The tall, gaunt, bearded octogenarian, Serjeant Sullivan, K.C., defender of Roger Casement, is another who does not accept Mr. Attlee’s glib assurance that the creation of an Irish Republic makes no difference to its citizens who are resident here. Counting himself now a foreigner, he has felt compelled to retire from practice at the English Bar. His striking figure will be much missed. So will his fearless humour. I recall in particular a flash of irony from him which delightfully exposed the pedantry of an over-meticulous Judge. The Serjeant’s client, a poor illiterate Irish peasant, was claiming damages for personal injury. The Judge took the view that there were legal objections. “Mr. Serjeant,” he protested, “has your client never heard of the maxim, volenti non fit injuria? (an injury is not done to a person who consents). The Serjeant fixed the Judge with a steely eye. “My Lord.” he retorted in his rich brogue, “in the village of Ballymena, from which my client comes, it is almost the sole topic of conversation.” He had no further trouble with that Judge.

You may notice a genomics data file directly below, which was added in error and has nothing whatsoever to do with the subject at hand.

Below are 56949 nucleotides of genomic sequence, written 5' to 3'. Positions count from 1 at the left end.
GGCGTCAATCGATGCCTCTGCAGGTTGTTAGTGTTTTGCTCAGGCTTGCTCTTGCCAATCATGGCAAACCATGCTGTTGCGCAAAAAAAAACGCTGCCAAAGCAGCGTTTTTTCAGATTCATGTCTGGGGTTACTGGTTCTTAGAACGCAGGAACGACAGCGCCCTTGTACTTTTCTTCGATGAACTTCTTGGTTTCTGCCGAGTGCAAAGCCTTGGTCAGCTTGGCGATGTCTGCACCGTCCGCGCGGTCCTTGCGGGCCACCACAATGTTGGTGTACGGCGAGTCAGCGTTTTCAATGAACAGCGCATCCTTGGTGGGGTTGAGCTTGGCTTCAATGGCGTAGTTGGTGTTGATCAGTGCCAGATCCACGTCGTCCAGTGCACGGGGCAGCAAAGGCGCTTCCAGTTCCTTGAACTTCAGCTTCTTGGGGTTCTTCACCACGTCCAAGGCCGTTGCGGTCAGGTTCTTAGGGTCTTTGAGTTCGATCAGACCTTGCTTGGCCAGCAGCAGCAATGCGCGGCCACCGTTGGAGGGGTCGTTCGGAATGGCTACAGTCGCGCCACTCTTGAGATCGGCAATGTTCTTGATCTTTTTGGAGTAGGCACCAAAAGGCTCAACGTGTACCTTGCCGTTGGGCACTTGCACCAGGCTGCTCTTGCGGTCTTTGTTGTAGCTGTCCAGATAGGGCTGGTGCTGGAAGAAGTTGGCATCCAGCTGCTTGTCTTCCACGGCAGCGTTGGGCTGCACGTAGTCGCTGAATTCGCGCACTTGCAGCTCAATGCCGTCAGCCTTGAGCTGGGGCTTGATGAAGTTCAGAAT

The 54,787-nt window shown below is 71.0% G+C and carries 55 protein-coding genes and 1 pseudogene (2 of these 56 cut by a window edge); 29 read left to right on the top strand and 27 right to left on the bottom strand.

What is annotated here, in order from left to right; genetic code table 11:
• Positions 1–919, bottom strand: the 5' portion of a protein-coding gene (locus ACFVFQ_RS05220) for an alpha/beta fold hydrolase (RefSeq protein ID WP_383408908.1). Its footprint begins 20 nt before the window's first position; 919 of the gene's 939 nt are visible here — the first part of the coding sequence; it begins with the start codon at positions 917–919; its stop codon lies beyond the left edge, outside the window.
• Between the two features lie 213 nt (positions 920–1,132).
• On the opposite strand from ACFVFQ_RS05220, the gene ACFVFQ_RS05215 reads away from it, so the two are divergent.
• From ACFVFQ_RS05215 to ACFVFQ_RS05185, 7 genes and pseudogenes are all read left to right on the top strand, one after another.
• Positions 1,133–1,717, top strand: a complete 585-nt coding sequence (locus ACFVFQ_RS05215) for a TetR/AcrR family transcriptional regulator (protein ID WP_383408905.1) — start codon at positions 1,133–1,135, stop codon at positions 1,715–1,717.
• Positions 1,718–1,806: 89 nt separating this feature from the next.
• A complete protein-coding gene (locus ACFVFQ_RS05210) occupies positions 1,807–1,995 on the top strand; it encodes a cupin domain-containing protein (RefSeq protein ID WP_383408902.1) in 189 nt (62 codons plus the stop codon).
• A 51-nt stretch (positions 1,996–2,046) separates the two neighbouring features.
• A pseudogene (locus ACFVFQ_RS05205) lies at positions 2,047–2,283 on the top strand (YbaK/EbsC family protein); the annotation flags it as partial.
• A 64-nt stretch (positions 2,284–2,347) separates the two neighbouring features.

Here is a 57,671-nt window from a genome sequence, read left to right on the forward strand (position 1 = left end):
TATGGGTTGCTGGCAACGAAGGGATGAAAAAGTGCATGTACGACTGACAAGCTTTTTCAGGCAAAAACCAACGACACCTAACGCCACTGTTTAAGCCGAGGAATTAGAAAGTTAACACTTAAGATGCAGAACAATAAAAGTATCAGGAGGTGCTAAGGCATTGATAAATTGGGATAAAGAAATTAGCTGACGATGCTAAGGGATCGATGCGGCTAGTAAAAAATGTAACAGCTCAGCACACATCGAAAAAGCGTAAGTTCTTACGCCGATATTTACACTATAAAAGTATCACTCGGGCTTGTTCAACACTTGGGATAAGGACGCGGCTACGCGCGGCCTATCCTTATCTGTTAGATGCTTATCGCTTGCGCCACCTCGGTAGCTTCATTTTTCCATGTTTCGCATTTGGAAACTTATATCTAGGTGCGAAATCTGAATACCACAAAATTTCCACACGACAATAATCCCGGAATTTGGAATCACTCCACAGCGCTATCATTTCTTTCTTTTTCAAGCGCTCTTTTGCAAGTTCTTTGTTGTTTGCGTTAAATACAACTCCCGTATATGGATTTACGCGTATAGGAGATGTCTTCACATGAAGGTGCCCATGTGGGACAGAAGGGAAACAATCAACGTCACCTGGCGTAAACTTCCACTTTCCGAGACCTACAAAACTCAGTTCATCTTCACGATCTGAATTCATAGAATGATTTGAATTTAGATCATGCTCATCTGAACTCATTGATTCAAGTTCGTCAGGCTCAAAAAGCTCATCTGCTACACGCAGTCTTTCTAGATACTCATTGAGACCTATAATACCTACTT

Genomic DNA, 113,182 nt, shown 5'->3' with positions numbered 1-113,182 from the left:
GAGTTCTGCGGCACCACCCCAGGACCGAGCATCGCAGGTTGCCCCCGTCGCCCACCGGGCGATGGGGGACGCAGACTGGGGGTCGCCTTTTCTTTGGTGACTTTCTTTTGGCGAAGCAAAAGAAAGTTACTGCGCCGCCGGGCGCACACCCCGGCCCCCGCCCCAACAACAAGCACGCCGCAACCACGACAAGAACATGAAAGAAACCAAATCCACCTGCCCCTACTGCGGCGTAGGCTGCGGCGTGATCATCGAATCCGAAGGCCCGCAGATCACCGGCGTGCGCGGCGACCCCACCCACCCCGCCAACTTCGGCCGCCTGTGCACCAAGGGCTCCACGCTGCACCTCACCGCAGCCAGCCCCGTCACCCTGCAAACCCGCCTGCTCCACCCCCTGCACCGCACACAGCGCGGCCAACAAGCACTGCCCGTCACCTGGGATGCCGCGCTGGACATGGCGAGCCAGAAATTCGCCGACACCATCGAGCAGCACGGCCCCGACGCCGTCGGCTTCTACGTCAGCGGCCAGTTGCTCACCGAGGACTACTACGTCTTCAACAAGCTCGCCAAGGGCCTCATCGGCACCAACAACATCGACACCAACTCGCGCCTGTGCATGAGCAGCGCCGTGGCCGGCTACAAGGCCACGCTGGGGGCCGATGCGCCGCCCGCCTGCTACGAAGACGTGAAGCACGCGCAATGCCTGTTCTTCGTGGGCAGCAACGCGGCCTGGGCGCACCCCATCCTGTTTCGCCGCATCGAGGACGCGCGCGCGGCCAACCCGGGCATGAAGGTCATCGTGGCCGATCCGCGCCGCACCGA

‘Creevey’ (1949). ‘A Club Causerie’. Yorkshire Post and Leeds Intelligencer, 29 April 1949, p. 2.

Note that in this version of the story Sullivan’s client comes from Ballymena (a real town in County Antrim) and not from the fictional Ballygullion. We must therefore understand the occurrence of “Ballygullion” in the New Zealand Law Journal article as being (among other embellished details like the plaintiff’s occupation and demeanour in court) an indication of memorization and recall: somewhere in the chain of transmission between the Yorkshire Post and the New Zealand Law Journal, someone could not remember the name of the town and substituted (accidentally or deliberately) the fictional name as a good enough equivalent.

The story collections Ballygullion (1908), The Shake of the Bag (1939), and Back to Ballygullion (1953) by Lynn C. Doyle are available on the Internet Archive, and you can check for yourself that they contain no mentions of Serjeant Sullivan, “volenti non fit injuria”, or the other elements from the ancedote.

Here are a few later retellings; note the variation in the location of the plaintiff’s home.

I am reminded of the story of a case from a little country town in Ireland, which had finally reached the highest court of appeal. One of the law lords at one stage interrupted counsel to suggest: “But surely, Mr. Sullivan, your client must be familiar with the maxim, Volenti non fit injuria”. “My Lord”, counsel replied, “in Ballygullion they talk of little else”.

George A. Johnson (1955). Osgoode Hall Lore: being an address given to The Lawyers Club in the convocation hall, Osgoode Hall, Toronto on April 14th, 1955, p. 3. Toronto: Law Society of Upper Canada.